If you love baseball’s “silly season” during which baseball players routinely have the opportunity to injure themselves patting themselves and each other on the back, then the inaugural “Rawlings Gold Glove Awards Show” is just the thing for you. That’s right. ESPN has set aside a whole hour dedicated to an announcement that really shouldn’t take more than about 3 or 4 minutes at the most. Exactly how can the folks in Bristol stretch the announcement of 18 names into a 60 minutes show? It’s easy (see also, LeBron James). Simply send Karl Ravech, Barry Larkin, and John Kruk out in front of the cameras and let Kruk challenge Larkin to a chess match (best 3 out of 5). Seriously, there will probably be plenty of 20 second highlight reel clips of each finalist, and maybe there will be a really cool envelope delivered to the stage by some accounting nerd from the offices of Dewey, Cheatem, and Howe.
Honestly, an hour of “blah, blah, web gem, blah, blah” sounds about as much fun as being stuck in an elevator with Dane Cook and the cast of “The Hills”. Unfortunately, I’m a sucker for Gold Glove awards, because I anticipate Yadier Molina‘s name being called. Yes, I will sit through 60 minutes of sonic torture just to hear the Krukie Kruk and the Fun Bunch rave on and on about Molina. Before it comes to that, I feel like making some uneducated guesses about who will win.
To help me with the uneducated guesses, we have the “Abner Doubleday Predicto-o-Matic 3000″ which I used last year to correctly predict 7 of the 9 Gold Glove winners in the NL.
- Predicted winner – Mark Buehrle. Both Haren and Carmona went the entire season without committing an error, so that gives them a slight edge over Buehrle who was charged with 1 error in 2011. However, neither Haren nor Carmon cover as much ground as Buehrle does or are as aggressive as Buehrle is when it comes to taking charge defensively. Victory goes to the aggressor.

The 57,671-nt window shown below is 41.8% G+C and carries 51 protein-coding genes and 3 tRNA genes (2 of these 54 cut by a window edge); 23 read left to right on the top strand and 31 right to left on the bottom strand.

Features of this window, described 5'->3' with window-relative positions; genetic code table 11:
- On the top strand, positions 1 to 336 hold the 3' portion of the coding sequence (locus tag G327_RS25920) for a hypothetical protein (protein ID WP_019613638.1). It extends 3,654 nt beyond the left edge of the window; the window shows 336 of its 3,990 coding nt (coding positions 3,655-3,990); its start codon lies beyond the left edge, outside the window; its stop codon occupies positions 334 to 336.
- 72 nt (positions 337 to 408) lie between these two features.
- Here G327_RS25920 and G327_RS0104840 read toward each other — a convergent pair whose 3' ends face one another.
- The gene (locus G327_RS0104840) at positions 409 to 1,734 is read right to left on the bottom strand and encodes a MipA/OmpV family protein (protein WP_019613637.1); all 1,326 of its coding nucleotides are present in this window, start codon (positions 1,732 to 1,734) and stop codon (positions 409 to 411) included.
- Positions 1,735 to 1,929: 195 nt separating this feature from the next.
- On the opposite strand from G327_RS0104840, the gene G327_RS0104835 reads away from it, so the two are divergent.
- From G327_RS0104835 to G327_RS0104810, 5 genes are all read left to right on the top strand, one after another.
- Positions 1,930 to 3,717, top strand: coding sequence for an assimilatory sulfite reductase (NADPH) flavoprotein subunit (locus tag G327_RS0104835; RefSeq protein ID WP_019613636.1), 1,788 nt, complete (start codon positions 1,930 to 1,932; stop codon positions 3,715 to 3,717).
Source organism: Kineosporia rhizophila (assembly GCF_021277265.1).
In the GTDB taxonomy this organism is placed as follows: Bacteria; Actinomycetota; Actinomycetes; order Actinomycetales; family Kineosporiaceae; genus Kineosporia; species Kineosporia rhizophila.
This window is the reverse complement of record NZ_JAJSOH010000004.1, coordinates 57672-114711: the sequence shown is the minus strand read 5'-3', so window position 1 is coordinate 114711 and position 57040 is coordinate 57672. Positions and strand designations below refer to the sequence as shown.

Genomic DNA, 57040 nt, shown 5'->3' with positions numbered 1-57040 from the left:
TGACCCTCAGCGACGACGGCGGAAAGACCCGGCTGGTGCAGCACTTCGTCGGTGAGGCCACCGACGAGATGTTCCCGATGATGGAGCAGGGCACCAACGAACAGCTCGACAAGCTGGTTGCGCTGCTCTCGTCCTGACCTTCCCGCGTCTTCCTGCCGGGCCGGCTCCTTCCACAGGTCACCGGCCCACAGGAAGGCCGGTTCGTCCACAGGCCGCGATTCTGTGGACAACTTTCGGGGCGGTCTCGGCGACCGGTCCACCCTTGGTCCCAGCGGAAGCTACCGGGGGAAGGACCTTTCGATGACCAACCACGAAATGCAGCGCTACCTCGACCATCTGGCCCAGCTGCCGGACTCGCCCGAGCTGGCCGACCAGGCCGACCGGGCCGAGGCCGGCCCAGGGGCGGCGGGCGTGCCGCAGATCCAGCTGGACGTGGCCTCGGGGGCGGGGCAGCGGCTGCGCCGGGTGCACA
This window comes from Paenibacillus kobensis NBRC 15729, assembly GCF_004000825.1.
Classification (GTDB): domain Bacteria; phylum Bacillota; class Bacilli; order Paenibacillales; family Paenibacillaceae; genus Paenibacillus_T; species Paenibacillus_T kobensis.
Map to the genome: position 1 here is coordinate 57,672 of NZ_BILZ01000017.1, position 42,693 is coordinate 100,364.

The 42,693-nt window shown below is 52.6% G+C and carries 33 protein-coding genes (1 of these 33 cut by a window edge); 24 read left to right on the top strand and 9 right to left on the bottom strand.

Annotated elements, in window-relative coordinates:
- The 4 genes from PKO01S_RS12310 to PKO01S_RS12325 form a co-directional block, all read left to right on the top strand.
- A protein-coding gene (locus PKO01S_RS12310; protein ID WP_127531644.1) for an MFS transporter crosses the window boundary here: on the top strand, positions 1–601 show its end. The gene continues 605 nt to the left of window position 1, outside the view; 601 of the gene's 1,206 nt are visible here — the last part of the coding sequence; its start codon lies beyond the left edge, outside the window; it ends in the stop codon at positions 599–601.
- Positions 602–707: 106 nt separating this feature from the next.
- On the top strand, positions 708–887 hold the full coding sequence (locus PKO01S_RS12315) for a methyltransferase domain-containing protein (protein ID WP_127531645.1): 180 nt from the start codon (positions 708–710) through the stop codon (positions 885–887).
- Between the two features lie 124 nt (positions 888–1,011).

- Predicted winner – Matt Wieters. Wieters threw out 37% (34 of 92) would-be base stealers versus just 20% for Pierzynski and 32% for Avila. Enough said.
- Predicted winner – Adrian Gonzalez. A-Gon was by far the best defensive first baseman in baseball in 2011, and that says a lot when his competition includes Tex. Gonzalez made playing the position look far too easy, and he had by far the best range of any AL player at the position. Someone may need to explain to me how Kotchman made this list over Mark Trumbo.
- Predicted winner – Dustin Pedroia. This might be the closest race to call, but the nod goes to Pedroia for his superior range and ability to minimize errors.
- Predicted winner – J.J. Hardy. Hardy is by far the class of the field, especially when that field of finalists does NOT include Alexei Ramirez or Jhonny Peralta. Hardy’s primary advantage over his competition here is his footwork which helps compensate for a lack of range when compared to shortstops like Elvis Andrus and Alcides Escobar.
- Predicted winner – Adrian Beltre. It’s really a two horse race between Longo and Beltre here, and I picked Beltre for his ability to make the spectacular play. That’s a pretty thin explanation, but there really isn’t much that separates the two. Longoria played a lot more innings, but he did have a slight advantage in terms of having a first baseman who could really scoop with the best of them.
- Predicted winner – Brett Gardner. Gordon has the cannon where his arm should be, but nobody covers ground like Gardner in left field. Gardner isn’t likely to rack up the assists like Gordon can, but it doesn’t really matter when you take away as many hits as he does. Fuld doesn’t get all the consideration that he probably should this time around, but it’s hard to compare someone who only played a little over 600 innings against two guys who played over 1100 each.
- Predicted winner – Jacoby Ellsbury. Ellsbury really does have a minus arm, but he’s got speed to burn. If I had to pick a 2nd place guy here, it would have to be Bourjos. He and Jackson are pretty much equal, except Bourjos can throw darts from the warning track.